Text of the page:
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Investigating rape: Human rights and police accountability

Research output: Contribution to journalArticle

Original languageEnglish
Pages (from-to)54–77
Number of pages24
JournalLegal Studies
Issue number1
Early online date16 Oct 2016
DateAccepted/In press - 22 May 2016
DateE-pub ahead of print - 16 Oct 2016
DatePublished (current) - Mar 2017


This article explores the implications of D v Commissioner of Police for the Metropolis [2016] QB 161, a recent decision of the Court of Appeal in which two victims of a serial rapist successfully sued the Metropolitan police for investigative failures relying on Article 3 of the European Convention of Human Rights and the Human Rights Act 1998. The article reflects upon the extent to which English Courts are willing to recognise a duty to investigate within the wider context of civil claims against the police, particularly with regard to failures arising from the investigation of crimes of sexual and domestic violence. The comparative scope of tort and human rights claims is also considered along with the evolving jurisprudential trend towards drawing a firm line between the two kinds of claim.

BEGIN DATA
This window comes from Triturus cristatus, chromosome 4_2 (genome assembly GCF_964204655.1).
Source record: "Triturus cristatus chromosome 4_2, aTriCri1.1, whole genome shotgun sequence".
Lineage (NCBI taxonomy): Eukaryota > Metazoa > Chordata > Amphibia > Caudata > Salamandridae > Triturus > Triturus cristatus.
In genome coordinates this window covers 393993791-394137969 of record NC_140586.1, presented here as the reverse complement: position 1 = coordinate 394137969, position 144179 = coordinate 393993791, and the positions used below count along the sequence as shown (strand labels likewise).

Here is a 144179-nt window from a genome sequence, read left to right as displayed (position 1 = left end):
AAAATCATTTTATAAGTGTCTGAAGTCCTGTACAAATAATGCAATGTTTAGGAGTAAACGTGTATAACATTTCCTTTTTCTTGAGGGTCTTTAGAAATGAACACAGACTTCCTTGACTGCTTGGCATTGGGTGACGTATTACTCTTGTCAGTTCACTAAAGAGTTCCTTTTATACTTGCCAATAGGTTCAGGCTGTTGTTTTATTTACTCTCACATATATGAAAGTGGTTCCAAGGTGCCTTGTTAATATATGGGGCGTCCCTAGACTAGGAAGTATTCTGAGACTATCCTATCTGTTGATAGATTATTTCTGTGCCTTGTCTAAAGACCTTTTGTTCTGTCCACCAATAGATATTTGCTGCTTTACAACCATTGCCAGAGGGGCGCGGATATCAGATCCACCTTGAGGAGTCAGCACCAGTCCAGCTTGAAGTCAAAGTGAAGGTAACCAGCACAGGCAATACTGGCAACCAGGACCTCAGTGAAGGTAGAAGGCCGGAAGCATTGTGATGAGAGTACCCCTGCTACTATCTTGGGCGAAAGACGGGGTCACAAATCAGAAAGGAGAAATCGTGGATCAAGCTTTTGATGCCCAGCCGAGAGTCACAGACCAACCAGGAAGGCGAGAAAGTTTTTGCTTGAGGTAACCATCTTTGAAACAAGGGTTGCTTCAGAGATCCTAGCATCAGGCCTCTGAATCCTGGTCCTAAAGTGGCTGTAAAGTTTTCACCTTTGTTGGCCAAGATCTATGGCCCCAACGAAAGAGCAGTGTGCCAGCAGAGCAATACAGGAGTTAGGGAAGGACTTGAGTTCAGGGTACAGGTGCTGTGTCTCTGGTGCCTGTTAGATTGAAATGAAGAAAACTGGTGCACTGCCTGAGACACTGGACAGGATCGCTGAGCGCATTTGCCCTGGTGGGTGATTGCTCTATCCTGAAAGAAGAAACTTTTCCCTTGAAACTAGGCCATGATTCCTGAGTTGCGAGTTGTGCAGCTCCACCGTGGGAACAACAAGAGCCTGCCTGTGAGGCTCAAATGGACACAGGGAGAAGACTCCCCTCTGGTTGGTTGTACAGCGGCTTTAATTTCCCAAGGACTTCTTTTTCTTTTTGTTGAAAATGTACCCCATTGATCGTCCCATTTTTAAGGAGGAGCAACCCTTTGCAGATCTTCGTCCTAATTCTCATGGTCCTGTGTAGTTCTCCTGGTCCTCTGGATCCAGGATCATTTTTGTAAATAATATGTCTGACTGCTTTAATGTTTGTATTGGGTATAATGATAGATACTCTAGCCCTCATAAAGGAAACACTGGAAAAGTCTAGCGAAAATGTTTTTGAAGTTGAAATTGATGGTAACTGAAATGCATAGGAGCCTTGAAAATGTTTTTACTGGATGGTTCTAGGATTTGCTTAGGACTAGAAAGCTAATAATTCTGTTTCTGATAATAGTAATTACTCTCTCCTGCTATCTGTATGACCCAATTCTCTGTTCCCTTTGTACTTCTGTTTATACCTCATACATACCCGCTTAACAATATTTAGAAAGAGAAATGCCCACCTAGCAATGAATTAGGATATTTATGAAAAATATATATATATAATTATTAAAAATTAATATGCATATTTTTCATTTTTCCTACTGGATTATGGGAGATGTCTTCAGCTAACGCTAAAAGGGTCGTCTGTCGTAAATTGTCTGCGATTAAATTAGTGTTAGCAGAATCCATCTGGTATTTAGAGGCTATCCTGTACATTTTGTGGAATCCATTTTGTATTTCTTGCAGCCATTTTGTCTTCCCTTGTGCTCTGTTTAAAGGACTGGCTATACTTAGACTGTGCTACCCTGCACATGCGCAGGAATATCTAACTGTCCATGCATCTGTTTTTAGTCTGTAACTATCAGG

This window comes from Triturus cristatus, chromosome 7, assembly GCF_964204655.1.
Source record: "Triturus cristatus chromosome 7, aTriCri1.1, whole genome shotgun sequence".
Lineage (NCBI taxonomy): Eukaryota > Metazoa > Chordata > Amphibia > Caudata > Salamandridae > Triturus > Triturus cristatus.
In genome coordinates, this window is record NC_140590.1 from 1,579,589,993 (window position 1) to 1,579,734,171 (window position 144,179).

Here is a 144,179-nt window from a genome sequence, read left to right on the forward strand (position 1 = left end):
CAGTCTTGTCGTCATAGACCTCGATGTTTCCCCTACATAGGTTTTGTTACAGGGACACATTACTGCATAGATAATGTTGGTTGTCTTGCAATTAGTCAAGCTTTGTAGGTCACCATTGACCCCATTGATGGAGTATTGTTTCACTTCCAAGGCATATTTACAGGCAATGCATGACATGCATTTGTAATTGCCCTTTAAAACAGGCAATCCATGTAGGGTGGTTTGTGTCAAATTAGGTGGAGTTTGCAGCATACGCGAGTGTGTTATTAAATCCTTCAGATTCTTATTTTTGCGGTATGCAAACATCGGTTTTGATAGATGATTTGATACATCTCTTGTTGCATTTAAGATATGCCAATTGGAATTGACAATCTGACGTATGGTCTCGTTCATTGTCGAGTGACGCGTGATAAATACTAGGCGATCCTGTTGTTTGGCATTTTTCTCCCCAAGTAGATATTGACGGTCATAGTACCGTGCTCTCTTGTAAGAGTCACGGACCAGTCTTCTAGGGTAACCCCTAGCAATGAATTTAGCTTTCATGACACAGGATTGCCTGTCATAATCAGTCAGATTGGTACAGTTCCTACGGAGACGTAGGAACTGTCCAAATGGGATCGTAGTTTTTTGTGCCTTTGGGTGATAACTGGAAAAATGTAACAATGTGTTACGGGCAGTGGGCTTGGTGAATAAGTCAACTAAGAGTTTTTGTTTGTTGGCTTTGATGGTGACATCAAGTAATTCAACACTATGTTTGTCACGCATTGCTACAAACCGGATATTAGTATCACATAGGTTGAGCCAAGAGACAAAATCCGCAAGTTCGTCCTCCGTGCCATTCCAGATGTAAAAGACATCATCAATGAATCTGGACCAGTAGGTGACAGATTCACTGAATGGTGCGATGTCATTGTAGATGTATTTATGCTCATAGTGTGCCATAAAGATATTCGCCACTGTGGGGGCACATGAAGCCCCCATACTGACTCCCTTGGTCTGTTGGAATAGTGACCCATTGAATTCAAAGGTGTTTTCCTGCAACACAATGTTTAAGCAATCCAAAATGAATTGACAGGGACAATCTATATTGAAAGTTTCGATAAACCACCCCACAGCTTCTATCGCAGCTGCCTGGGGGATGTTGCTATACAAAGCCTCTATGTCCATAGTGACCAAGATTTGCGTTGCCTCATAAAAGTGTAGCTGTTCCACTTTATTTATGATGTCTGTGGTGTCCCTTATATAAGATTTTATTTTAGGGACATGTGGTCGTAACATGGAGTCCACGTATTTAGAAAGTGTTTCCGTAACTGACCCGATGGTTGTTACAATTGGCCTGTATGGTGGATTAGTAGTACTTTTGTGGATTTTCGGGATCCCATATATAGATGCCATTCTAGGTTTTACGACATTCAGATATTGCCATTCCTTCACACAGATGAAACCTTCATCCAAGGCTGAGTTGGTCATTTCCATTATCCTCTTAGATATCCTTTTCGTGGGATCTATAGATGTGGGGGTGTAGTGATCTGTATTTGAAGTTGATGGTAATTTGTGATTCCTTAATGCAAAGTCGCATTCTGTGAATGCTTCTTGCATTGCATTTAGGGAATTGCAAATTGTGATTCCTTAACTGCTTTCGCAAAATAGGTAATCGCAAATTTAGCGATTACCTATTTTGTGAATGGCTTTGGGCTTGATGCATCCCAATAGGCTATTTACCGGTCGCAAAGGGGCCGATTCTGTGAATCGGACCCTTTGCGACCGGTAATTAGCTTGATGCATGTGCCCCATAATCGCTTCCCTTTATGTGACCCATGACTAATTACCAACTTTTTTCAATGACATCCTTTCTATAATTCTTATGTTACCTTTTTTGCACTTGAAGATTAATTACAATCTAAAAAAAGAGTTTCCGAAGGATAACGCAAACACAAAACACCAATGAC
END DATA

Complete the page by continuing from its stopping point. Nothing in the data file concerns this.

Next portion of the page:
Research areas

  • human rights , tort, rape, police, duty to investigate

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    Rights statement: This is the author accepted manuscript (AAM). The final published version (version of record) is available online via Wiley at Please refer to any applicable terms of use of the publisher.

    Accepted author manuscript, 558 KB, PDF document

    Licence: CC BY-NC


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